Montreal Bike Lanes — James Schwartz
Bike lanes: do you use them, can’t do without them, or feel they’re in the way?
As reported by the CBC, in early March the Angus Reid Institute polled over 5,400 Canadians on cycling. Results were released today; not surprisingly, views on cycling and protected bike lanes really depended upon respondent age and length of journey to work, and which part of the country surveyed they came from.
As Angus Reid Institute executive director Shachi Kurl suggested, there’s a reframing happening in terms of how people are perceiving modes of transportation that is possibly just as profound as that which occurred with the 20th century shift towards the combustion engine and vehicles.
Overall, 78 per cent of respondents stated they drove most of the time, while 16 per cent took transit, and 7 per cent cycled several times a week.
From the respondents there was more of an acceptance of protected bike lanes, with only 17 per cent saying that they were not a good thing. Thirty per cent of those polled in Vancouver, Edmonton and Calgary said there were too many bike lanes. Edmonton and Calgary also had less than half of those surveyed being positive to bike lanes. If protected bike lanes are built and being used by residents, there was a more positive attitude towards the infrastructure.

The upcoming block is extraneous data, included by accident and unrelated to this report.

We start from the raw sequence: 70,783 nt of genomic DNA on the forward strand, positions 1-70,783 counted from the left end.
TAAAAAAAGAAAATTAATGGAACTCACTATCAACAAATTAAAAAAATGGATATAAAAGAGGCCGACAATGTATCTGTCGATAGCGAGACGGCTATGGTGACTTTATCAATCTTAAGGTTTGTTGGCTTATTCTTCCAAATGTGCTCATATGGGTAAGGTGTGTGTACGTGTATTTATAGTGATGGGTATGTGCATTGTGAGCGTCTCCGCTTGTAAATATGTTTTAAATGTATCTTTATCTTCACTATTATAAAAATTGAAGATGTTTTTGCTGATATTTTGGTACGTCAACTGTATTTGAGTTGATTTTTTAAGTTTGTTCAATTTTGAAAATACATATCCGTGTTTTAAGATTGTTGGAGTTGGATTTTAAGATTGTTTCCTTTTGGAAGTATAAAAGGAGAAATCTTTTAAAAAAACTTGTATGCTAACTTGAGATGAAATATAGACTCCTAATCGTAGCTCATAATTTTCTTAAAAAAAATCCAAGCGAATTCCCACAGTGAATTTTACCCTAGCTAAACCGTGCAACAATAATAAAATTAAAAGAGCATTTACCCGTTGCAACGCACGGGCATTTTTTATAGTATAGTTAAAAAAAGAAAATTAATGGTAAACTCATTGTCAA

In Winnipeg and Halifax survey respondents said there were too few bike lanes. The greatest support for protected bike lanes came from respondents in Montreal, which has done a laudatory job in investing in a bike lane network, a strong and visible presence over many decades; 80 per cent of Montrealers were satisfied with this level of infrastructure.
There were also some unsurprising responses regarding cyclist-vehicle interactions. Nearly two-thirds of motorists blamed cyclists for not following the rules of the road, while almost the same amount of cyclists blamed motorists. Clearly, more work needs to be done on education, and enforcement of the various rules of the road, including what ‘sharing’ means.
While some have questioned the survey for why it would show the “divide” between those that want cycling infrastructure and those who don’t, the survey also indicates where more demonstration projects, education and promotion on the importance of walking and cycling for health and transport is needed.
You can take a look at the Angus Reid Institute’s questions and findings here.
Hornby Separated Bike Lane — Paul Krueger